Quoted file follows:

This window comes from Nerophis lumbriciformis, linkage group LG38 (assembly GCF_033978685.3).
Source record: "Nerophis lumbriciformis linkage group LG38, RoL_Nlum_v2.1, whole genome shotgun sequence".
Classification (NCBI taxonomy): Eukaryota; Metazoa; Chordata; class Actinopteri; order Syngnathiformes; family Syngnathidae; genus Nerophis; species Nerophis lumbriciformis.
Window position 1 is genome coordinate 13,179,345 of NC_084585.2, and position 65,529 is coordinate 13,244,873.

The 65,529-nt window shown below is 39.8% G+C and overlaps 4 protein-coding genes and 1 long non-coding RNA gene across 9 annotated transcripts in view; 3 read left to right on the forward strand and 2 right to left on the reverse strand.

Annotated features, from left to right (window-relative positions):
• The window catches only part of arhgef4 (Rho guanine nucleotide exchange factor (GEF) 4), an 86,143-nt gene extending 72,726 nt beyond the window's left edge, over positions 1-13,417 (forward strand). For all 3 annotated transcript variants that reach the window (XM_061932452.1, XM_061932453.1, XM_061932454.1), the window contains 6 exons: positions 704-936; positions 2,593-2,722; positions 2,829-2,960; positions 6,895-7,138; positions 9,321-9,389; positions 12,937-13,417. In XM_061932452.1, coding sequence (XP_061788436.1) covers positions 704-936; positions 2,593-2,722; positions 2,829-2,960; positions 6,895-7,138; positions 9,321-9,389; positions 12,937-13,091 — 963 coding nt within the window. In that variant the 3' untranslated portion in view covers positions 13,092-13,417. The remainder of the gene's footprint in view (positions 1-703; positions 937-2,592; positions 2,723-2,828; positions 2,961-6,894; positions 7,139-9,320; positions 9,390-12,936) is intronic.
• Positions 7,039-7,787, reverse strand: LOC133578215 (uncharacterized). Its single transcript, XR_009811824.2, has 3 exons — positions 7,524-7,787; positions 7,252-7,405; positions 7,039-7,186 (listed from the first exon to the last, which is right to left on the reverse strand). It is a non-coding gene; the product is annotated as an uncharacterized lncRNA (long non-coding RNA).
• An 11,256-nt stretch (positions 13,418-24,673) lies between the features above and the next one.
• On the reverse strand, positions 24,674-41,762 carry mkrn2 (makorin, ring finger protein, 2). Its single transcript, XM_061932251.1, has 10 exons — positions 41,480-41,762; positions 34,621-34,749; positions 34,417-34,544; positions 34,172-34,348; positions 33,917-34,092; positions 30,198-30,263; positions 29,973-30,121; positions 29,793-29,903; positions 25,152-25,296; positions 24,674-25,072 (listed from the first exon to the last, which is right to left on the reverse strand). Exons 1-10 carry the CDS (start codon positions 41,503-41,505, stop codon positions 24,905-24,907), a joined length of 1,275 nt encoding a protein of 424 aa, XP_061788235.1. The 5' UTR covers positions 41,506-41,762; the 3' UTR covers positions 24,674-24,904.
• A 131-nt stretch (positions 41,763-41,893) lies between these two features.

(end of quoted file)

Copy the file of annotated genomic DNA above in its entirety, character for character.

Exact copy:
This window comes from Nerophis lumbriciformis, linkage group LG38 (assembly GCF_033978685.3).
Source record: "Nerophis lumbriciformis linkage group LG38, RoL_Nlum_v2.1, whole genome shotgun sequence".
Classification (NCBI taxonomy): Eukaryota; Metazoa; Chordata; class Actinopteri; order Syngnathiformes; family Syngnathidae; genus Nerophis; species Nerophis lumbriciformis.
Window position 1 is genome coordinate 13,179,345 of NC_084585.2, and position 65,529 is coordinate 13,244,873.

The 65,529-nt window shown below is 39.8% G+C and overlaps 4 protein-coding genes and 1 long non-coding RNA gene across 9 annotated transcripts in view; 3 read left to right on the forward strand and 2 right to left on the reverse strand.

Annotated features, from left to right (window-relative positions):
• The window catches only part of arhgef4 (Rho guanine nucleotide exchange factor (GEF) 4), an 86,143-nt gene extending 72,726 nt beyond the window's left edge, over positions 1-13,417 (forward strand). For all 3 annotated transcript variants that reach the window (XM_061932452.1, XM_061932453.1, XM_061932454.1), the window contains 6 exons: positions 704-936; positions 2,593-2,722; positions 2,829-2,960; positions 6,895-7,138; positions 9,321-9,389; positions 12,937-13,417. In XM_061932452.1, coding sequence (XP_061788436.1) covers positions 704-936; positions 2,593-2,722; positions 2,829-2,960; positions 6,895-7,138; positions 9,321-9,389; positions 12,937-13,091 — 963 coding nt within the window. In that variant the 3' untranslated portion in view covers positions 13,092-13,417. The remainder of the gene's footprint in view (positions 1-703; positions 937-2,592; positions 2,723-2,828; positions 2,961-6,894; positions 7,139-9,320; positions 9,390-12,936) is intronic.
• Positions 7,039-7,787, reverse strand: LOC133578215 (uncharacterized). Its single transcript, XR_009811824.2, has 3 exons — positions 7,524-7,787; positions 7,252-7,405; positions 7,039-7,186 (listed from the first exon to the last, which is right to left on the reverse strand). It is a non-coding gene; the product is annotated as an uncharacterized lncRNA (long non-coding RNA).
• An 11,256-nt stretch (positions 13,418-24,673) lies between the features above and the next one.
• On the reverse strand, positions 24,674-41,762 carry mkrn2 (makorin, ring finger protein, 2). Its single transcript, XM_061932251.1, has 10 exons — positions 41,480-41,762; positions 34,621-34,749; positions 34,417-34,544; positions 34,172-34,348; positions 33,917-34,092; positions 30,198-30,263; positions 29,973-30,121; positions 29,793-29,903; positions 25,152-25,296; positions 24,674-25,072 (listed from the first exon to the last, which is right to left on the reverse strand). Exons 1-10 carry the CDS (start codon positions 41,503-41,505, stop codon positions 24,905-24,907), a joined length of 1,275 nt encoding a protein of 424 aa, XP_061788235.1. The 5' UTR covers positions 41,506-41,762; the 3' UTR covers positions 24,674-24,904.
• A 131-nt stretch (positions 41,763-41,893) lies between these two features.